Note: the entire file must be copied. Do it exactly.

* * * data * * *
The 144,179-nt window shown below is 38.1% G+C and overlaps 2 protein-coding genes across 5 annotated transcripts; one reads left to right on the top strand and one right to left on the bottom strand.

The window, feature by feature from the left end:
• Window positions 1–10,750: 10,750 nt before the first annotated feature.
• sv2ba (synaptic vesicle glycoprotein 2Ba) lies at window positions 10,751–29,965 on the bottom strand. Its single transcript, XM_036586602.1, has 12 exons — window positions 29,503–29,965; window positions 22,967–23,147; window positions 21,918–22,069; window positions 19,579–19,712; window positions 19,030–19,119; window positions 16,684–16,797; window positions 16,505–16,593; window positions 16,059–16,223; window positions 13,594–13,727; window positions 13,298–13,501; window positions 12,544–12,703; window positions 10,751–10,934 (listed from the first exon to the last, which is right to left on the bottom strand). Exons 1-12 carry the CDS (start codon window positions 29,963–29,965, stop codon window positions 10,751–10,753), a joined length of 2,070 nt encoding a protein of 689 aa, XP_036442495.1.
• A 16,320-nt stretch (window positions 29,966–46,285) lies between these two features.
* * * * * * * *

The 144,179-nt window shown below is 38.1% G+C and overlaps 2 protein-coding genes across 5 annotated transcripts; one reads left to right on the top strand and one right to left on the bottom strand.

The window, feature by feature from the left end:
• Window positions 1–10,750: 10,750 nt before the first annotated feature.
• sv2ba (synaptic vesicle glycoprotein 2Ba) lies at window positions 10,751–29,965 on the bottom strand. Its single transcript, XM_036586602.1, has 12 exons — window positions 29,503–29,965; window positions 22,967–23,147; window positions 21,918–22,069; window positions 19,579–19,712; window positions 19,030–19,119; window positions 16,684–16,797; window positions 16,505–16,593; window positions 16,059–16,223; window positions 13,594–13,727; window positions 13,298–13,501; window positions 12,544–12,703; window positions 10,751–10,934 (listed from the first exon to the last, which is right to left on the bottom strand). Exons 1-12 carry the CDS (start codon window positions 29,963–29,965, stop codon window positions 10,751–10,753), a joined length of 2,070 nt encoding a protein of 689 aa, XP_036442495.1.
• A 16,320-nt stretch (window positions 29,966–46,285) lies between these two features.